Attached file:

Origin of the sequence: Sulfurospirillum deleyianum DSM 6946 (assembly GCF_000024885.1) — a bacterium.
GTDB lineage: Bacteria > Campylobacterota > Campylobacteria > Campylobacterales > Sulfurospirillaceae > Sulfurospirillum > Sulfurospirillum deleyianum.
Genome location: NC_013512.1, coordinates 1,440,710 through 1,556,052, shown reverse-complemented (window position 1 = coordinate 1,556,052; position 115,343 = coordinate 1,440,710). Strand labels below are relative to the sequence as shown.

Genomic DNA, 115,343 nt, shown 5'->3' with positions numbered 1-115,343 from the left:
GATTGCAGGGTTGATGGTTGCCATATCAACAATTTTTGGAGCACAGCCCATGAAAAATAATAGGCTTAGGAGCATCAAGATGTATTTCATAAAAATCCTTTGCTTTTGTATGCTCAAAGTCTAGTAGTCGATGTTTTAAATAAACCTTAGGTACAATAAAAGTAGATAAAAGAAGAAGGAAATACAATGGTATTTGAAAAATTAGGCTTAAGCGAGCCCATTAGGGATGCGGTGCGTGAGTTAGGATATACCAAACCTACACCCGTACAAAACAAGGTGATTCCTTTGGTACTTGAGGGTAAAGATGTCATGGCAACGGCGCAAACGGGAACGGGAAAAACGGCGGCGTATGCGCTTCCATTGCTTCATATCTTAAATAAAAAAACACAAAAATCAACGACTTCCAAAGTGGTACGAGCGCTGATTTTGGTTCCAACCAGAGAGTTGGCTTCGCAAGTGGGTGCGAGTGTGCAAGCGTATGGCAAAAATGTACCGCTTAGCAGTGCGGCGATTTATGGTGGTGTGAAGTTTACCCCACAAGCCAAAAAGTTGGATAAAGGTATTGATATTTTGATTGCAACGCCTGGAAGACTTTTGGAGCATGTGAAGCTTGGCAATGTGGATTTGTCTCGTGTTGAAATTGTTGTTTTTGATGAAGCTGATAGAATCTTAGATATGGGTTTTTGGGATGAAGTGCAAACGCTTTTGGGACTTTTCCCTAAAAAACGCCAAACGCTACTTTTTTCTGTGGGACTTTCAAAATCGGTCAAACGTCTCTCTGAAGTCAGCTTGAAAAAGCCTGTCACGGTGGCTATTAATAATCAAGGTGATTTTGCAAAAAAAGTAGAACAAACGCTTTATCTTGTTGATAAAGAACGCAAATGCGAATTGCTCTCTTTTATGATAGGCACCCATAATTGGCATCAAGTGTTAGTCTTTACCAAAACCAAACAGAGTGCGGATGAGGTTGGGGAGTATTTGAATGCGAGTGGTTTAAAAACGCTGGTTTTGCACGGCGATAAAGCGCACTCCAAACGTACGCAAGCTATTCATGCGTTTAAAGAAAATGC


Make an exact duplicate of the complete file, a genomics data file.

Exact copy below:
Origin of the sequence: Sulfurospirillum deleyianum DSM 6946 (assembly GCF_000024885.1) — a bacterium.
GTDB lineage: Bacteria > Campylobacterota > Campylobacteria > Campylobacterales > Sulfurospirillaceae > Sulfurospirillum > Sulfurospirillum deleyianum.
Genome location: NC_013512.1, coordinates 1,440,710 through 1,556,052, shown reverse-complemented (window position 1 = coordinate 1,556,052; position 115,343 = coordinate 1,440,710). Strand labels below are relative to the sequence as shown.

Genomic DNA, 115,343 nt, shown 5'->3' with positions numbered 1-115,343 from the left:
GATTGCAGGGTTGATGGTTGCCATATCAACAATTTTTGGAGCACAGCCCATGAAAAATAATAGGCTTAGGAGCATCAAGATGTATTTCATAAAAATCCTTTGCTTTTGTATGCTCAAAGTCTAGTAGTCGATGTTTTAAATAAACCTTAGGTACAATAAAAGTAGATAAAAGAAGAAGGAAATACAATGGTATTTGAAAAATTAGGCTTAAGCGAGCCCATTAGGGATGCGGTGCGTGAGTTAGGATATACCAAACCTACACCCGTACAAAACAAGGTGATTCCTTTGGTACTTGAGGGTAAAGATGTCATGGCAACGGCGCAAACGGGAACGGGAAAAACGGCGGCGTATGCGCTTCCATTGCTTCATATCTTAAATAAAAAAACACAAAAATCAACGACTTCCAAAGTGGTACGAGCGCTGATTTTGGTTCCAACCAGAGAGTTGGCTTCGCAAGTGGGTGCGAGTGTGCAAGCGTATGGCAAAAATGTACCGCTTAGCAGTGCGGCGATTTATGGTGGTGTGAAGTTTACCCCACAAGCCAAAAAGTTGGATAAAGGTATTGATATTTTGATTGCAACGCCTGGAAGACTTTTGGAGCATGTGAAGCTTGGCAATGTGGATTTGTCTCGTGTTGAAATTGTTGTTTTTGATGAAGCTGATAGAATCTTAGATATGGGTTTTTGGGATGAAGTGCAAACGCTTTTGGGACTTTTCCCTAAAAAACGCCAAACGCTACTTTTTTCTGTGGGACTTTCAAAATCGGTCAAACGTCTCTCTGAAGTCAGCTTGAAAAAGCCTGTCACGGTGGCTATTAATAATCAAGGTGATTTTGCAAAAAAAGTAGAACAAACGCTTTATCTTGTTGATAAAGAACGCAAATGCGAATTGCTCTCTTTTATGATAGGCACCCATAATTGGCATCAAGTGTTAGTCTTTACCAAAACCAAACAGAGTGCGGATGAGGTTGGGGAGTATTTGAATGCGAGTGGTTTAAAAACGCTGGTTTTGCACGGCGATAAAGCGCACTCCAAACGTACGCAAGCTATTCATGCGTTTAAAGAAAATGC